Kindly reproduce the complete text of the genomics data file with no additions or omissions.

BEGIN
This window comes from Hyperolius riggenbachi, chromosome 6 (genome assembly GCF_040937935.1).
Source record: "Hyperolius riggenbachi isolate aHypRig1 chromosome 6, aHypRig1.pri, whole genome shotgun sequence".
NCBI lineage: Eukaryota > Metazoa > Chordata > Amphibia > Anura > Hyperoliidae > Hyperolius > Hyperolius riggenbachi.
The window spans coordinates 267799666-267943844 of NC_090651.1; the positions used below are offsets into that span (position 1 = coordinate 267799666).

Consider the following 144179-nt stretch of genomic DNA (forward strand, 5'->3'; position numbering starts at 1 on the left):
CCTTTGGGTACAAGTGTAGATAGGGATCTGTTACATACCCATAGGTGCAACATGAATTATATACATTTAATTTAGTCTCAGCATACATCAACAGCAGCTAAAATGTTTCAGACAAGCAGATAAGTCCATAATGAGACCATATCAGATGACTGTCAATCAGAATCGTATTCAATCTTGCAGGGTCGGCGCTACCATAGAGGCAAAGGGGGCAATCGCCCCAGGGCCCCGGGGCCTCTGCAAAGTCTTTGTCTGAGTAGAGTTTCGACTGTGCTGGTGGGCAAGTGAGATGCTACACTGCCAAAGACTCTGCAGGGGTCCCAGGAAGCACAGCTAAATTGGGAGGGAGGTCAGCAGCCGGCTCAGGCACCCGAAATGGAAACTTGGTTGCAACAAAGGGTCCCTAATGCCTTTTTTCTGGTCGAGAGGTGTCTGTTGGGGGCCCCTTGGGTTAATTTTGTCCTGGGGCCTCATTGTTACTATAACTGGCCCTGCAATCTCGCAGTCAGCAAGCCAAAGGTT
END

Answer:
This window comes from Hyperolius riggenbachi, chromosome 6 (genome assembly GCF_040937935.1).
Source record: "Hyperolius riggenbachi isolate aHypRig1 chromosome 6, aHypRig1.pri, whole genome shotgun sequence".
NCBI lineage: Eukaryota > Metazoa > Chordata > Amphibia > Anura > Hyperoliidae > Hyperolius > Hyperolius riggenbachi.
The window spans coordinates 267799666-267943844 of NC_090651.1; the positions used below are offsets into that span (position 1 = coordinate 267799666).

Consider the following 144179-nt stretch of genomic DNA (forward strand, 5'->3'; position numbering starts at 1 on the left):
CCTTTGGGTACAAGTGTAGATAGGGATCTGTTACATACCCATAGGTGCAACATGAATTATATACATTTAATTTAGTCTCAGCATACATCAACAGCAGCTAAAATGTTTCAGACAAGCAGATAAGTCCATAATGAGACCATATCAGATGACTGTCAATCAGAATCGTATTCAATCTTGCAGGGTCGGCGCTACCATAGAGGCAAAGGGGGCAATCGCCCCAGGGCCCCGGGGCCTCTGCAAAGTCTTTGTCTGAGTAGAGTTTCGACTGTGCTGGTGGGCAAGTGAGATGCTACACTGCCAAAGACTCTGCAGGGGTCCCAGGAAGCACAGCTAAATTGGGAGGGAGGTCAGCAGCCGGCTCAGGCACCCGAAATGGAAACTTGGTTGCAACAAAGGGTCCCTAATGCCTTTTTTCTGGTCGAGAGGTGTCTGTTGGGGGCCCCTTGGGTTAATTTTGTCCTGGGGCCTCATTGTTACTATAACTGGCCCTGCAATCTCGCAGTCAGCAAGCCAAAGGTT